• In 2019, more than 1.1 million Latinas (5.7%) had advanced degrees.
  • Latinx families with a head of household who had a four-year college degree earned twice as much as families whose head of household did not have a college degree.
  • While schooling has the power to close the pay gap, Latinas with advanced degrees still earn less than non-Hispanic white men with a bachelor’s degree.

We know that the level of education and the ability to stay in school to the end is not directly linked to culture, interest or willpower. Latinx women are constantly responsible for their families and children, which often forces them to prioritize work over studying.

Latinx women’s access to health

Latinx women are more likely to be uninsured than women in almost any other demographic.

  • In 2019, 82.7% of Latinas had health insurance, compared to 93.7% of non-Hispanic white women.
  • Among Latinas ages 18 to 64, only 76.6% were covered by insurance, compared with 92.4% of non-Hispanic white women in the same age group.
  •   Among women earning less than $25,000 a year, 31% of Latinas are uninsured, compared with 16% of non-Hispanic white women.

These data carry cultural traits and traditional customs, since even outside the US, Latinx people are not used to purchasing insurance, unless mandatory, or when provided by the employer.

However, migration status affects access to employer-sponsored health insurance. US-born Latinx mothers were more likely (56%) to have access to employer-sponsored health insurance, compared with 42% of foreign-born Latinx mothers.

The health crisis caused by the COVID-19 pandemic has exposed the risks associated with the lack of access to health care. Financial instability, high participation in essential occupations and families formed by several generations living in one house, contributed to the high mortality rates among Latinas from the Coronavirus.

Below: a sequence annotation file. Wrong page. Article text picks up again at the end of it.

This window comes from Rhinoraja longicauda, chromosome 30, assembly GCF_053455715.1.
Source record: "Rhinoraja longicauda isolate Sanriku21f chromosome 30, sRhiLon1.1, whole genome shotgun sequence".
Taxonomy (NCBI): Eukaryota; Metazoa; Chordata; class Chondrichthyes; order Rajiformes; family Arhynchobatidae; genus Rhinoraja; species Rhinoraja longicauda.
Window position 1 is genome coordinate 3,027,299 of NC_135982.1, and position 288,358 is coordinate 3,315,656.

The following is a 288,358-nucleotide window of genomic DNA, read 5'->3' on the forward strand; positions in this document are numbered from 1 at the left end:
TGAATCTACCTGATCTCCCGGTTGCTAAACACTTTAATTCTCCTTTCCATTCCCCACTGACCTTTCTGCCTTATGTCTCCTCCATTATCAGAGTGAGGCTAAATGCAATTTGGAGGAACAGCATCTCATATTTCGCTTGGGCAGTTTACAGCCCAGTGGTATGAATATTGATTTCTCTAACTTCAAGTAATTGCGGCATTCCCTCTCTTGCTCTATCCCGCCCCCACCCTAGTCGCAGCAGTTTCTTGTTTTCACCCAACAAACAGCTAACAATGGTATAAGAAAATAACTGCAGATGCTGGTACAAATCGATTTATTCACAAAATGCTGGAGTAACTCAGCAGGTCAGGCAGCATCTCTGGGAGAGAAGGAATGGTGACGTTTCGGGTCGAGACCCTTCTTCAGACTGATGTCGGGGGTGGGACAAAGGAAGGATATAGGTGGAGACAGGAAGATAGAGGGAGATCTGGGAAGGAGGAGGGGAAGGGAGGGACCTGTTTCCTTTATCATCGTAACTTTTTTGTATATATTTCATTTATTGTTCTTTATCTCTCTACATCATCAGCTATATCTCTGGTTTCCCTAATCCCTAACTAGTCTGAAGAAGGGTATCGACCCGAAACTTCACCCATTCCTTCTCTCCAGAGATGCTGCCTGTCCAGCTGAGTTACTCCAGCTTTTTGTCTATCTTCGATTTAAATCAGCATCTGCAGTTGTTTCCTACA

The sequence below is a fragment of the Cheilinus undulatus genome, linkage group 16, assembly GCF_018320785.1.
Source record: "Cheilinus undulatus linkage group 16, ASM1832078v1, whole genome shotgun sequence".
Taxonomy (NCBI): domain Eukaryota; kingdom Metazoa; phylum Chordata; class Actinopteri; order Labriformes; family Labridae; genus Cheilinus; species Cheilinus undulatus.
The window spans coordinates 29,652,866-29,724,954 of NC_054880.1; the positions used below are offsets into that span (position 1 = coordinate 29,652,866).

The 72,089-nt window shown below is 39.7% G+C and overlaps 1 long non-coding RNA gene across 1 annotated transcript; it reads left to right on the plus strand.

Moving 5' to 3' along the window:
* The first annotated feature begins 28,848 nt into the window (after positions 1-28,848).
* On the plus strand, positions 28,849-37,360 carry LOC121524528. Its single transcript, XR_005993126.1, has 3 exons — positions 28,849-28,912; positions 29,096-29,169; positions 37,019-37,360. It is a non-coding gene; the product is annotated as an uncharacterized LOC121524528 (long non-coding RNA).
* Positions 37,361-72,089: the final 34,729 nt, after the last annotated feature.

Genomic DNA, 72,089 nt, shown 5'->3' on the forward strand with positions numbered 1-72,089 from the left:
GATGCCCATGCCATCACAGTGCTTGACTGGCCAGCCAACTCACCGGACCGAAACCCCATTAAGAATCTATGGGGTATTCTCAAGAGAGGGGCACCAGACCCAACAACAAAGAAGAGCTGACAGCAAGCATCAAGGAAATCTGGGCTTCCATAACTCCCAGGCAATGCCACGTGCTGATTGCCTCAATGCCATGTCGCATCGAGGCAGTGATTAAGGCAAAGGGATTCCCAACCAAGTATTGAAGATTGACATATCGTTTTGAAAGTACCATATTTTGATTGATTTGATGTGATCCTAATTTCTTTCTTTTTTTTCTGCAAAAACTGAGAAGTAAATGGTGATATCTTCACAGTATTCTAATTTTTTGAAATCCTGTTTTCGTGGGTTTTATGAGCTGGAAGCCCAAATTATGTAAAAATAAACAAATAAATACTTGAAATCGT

Cultural Preservation

The challenge for many immigrants is to find a balance between absorbing and adapting to the local culture and keeping alive the memory of their culture of origin. In the case of women, who are usually heads of families, the challenge is even greater when they are responsible for children and the elderly. 

  • 53% of Latinx women over 16 live in bilingual homes that fully embrace both cultures. They are called 200% because they say they are 100% Latina and 100% American.
  • 22% of women over 16 years old are completely dependent on Spanish. Added to the 53% of bilingual women, 75% of the households speak Spanish. Only 25% speak only English.
  • Among Latinx mothers, 74% consider it essential that their children speak their native language, as a way of preserving the culture.
  • 86% prefer Latin food restaurants to keep their palates accustomed to the flavors of home.
  • 69% think it is important to respect traditional cultures and beliefs, rather than diving headlong into the culture of the new country.

To learn more…

Soon we will post the second part, which will delve deeper into the economic and political situation of Latinx women in the USA. Stay tuned!

If you want to know more about the LatinX community, we have a series of articles that might interest you:

LATINX COMMUNITY: It is just the beginning!

LATINX POWER: Latinx and the US Real Estate market

LATINX IN BUSINESS: Latinx and Entrepreneurship in the US

LatinX Wealth: reserves, investments and retirement

Luciana Sá